Between 2015 and 2016 we were just coming out of an emergency project after the typhoon and trying to apply the market-based approach as a ‘recovery to rehabilitation’ project. Yet many NGOs and even some units of the Government were still providing toilet units or water systems as part of their projects especially in the areas worst affected by the typhoon. We understood that it would be very challenging to apply a market-based program in areas where donors were still providing traditional WASH subsidies. Especially when compared to a municipality like Sulat, which had not received much and was not supported by any WASH agency or organisation.

Most donors are still providing subsidies, so we just had to work alongside that and try to move against the tide. Of course, we recognise that subsidies are very important to help people who need help.

We are looking at introducing an alternative approach because there are so many subsidies in the area. It’s a matter of how we can influence those programs to make their subsidies work in supporting market development for sanitation. When we were implementing WASH and markets, I think that was our mindset: to at least give the subsidy programs something they could build on.

We had to learn what motivates people: why they wanted to have toilets; what would make them want to have a toilet; and what were their constraints. What we found through that study was that most people were looking for government or NGO subsidies because they felt they shouldn’t need to spend their money on toilets, sanitation, or WASH facilities if there is a free service in other places.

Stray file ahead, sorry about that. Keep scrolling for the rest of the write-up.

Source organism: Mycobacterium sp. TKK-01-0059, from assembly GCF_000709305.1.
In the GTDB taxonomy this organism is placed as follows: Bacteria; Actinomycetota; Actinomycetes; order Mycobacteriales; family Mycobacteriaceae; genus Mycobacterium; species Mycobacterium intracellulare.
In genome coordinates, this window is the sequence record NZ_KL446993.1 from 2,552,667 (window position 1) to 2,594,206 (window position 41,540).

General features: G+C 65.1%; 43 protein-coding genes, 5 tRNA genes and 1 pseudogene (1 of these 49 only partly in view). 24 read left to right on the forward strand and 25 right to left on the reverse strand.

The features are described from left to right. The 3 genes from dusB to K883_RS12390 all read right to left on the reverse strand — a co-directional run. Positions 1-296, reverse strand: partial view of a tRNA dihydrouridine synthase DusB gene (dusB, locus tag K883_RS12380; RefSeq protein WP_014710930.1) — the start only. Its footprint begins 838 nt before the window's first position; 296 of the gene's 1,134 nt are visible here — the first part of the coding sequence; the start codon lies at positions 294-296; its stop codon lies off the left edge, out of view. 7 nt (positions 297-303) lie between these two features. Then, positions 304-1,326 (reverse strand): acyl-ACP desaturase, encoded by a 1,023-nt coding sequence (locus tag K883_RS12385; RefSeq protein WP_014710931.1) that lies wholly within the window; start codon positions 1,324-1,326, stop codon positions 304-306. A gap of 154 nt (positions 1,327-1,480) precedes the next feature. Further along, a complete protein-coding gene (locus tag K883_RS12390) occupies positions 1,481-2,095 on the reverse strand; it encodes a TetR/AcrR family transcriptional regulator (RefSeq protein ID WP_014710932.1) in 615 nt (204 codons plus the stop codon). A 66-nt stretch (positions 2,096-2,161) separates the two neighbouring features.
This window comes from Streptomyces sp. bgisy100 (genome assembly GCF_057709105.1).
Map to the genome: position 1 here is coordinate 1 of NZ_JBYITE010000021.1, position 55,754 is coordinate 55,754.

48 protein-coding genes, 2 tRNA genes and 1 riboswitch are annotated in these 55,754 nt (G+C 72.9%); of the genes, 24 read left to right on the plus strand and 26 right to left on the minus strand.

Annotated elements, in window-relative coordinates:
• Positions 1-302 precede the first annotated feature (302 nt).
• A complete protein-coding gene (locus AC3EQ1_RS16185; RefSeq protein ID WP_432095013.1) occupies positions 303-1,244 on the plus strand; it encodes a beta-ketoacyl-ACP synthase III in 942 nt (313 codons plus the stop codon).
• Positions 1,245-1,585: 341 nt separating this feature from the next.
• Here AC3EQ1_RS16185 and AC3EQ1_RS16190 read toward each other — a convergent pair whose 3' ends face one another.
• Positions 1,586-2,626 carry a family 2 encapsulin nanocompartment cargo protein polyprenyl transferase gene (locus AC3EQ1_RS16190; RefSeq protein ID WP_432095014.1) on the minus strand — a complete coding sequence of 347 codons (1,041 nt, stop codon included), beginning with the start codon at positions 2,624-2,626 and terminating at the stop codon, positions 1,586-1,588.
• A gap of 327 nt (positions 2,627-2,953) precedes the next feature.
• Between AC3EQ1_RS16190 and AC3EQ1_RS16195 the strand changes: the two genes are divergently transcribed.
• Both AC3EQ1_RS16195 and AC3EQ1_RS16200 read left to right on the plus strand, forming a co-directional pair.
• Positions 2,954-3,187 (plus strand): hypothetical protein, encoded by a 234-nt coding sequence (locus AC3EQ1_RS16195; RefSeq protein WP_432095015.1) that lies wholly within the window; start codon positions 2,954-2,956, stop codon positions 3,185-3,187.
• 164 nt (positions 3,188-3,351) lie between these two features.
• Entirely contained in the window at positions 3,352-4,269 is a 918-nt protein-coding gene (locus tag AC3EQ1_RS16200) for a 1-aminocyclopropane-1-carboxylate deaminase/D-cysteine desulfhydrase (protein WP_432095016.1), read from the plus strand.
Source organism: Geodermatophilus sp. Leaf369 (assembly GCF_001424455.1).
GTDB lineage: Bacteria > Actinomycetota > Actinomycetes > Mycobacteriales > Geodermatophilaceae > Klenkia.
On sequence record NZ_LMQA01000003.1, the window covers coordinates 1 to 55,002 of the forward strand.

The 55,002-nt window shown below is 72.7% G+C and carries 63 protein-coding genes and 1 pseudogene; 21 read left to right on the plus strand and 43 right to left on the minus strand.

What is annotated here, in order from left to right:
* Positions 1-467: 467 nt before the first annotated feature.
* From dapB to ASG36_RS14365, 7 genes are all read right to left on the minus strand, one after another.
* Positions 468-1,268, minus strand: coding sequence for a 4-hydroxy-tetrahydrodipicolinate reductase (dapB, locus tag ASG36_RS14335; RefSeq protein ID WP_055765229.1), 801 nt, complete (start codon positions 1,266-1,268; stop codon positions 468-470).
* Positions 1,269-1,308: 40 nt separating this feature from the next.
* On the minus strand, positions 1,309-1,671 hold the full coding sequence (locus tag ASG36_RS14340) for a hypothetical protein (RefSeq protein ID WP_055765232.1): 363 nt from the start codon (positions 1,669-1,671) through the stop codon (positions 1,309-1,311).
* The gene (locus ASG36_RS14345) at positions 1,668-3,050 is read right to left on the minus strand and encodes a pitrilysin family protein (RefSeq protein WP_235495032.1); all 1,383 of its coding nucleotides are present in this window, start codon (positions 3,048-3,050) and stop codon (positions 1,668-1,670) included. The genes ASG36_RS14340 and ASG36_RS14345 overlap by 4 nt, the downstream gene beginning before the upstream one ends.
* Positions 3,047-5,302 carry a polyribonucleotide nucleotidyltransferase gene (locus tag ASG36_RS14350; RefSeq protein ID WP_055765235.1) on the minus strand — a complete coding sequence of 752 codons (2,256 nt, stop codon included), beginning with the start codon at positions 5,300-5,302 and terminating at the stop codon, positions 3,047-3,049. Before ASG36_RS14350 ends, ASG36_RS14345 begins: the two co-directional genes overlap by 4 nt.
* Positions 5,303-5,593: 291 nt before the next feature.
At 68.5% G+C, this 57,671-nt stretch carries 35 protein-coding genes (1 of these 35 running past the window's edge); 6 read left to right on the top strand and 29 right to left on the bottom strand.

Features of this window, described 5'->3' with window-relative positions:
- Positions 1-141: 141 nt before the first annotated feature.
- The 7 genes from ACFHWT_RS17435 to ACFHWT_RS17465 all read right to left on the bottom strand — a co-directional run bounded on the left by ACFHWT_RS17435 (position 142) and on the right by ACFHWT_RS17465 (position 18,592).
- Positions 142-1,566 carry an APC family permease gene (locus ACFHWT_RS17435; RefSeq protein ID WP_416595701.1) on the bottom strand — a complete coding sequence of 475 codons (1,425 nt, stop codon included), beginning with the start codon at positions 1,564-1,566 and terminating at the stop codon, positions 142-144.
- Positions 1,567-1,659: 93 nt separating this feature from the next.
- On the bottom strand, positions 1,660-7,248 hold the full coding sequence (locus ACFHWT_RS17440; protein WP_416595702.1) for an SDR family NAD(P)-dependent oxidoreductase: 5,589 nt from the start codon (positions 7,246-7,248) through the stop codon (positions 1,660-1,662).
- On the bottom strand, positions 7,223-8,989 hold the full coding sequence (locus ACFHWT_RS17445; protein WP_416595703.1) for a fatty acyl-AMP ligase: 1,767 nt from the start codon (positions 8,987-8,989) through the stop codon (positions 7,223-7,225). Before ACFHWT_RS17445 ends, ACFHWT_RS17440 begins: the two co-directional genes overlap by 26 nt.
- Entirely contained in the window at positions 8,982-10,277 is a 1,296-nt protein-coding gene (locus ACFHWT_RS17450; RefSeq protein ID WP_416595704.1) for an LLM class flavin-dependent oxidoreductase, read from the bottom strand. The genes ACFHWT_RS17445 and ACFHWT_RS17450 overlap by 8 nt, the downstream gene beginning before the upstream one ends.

So, we tried to introduce the idea that WASH is something that you need to invest in. It’s not something that you just leave to the government or other people to provide so that you can access it. You need to be able to provide and access your own toilet and not have to depend on other people’s.

We also aimed to show the communities that toilets are something they can afford — because one of the main constraints is always financial. It’s expensive to have toilets constructed on an island because it’s too far away and the materials are very expensive. They also have to pay the masons and they’d rather not spend money on that. So, we tried to break that attitude and to get communities thinking that sanitation is something that they should be investing in. It’s something important and it should be a priority. Of course, I wouldn’t say that we were able to do that in the span of a few months but it’s what this approach tried to do.

Maybe we could work with those subsidies programs and leverage both government funds and private-sector funds to look at sanitation as an opportunity to build the capacity of the communities. We could say, for example: “hey look, we know you have money but giving out free toilets may not be sustainable, so why don’t you use your money instead to actually support this side of sanitation? Maybe then it will be more sustainable, in that communities will be empowered and they will not be dependent on aid or other government support.” There is a psychological aspect also: when people have to pay a nominal amount for a cistern or for a toilet, then they may see it as having value rather than just being a give-away.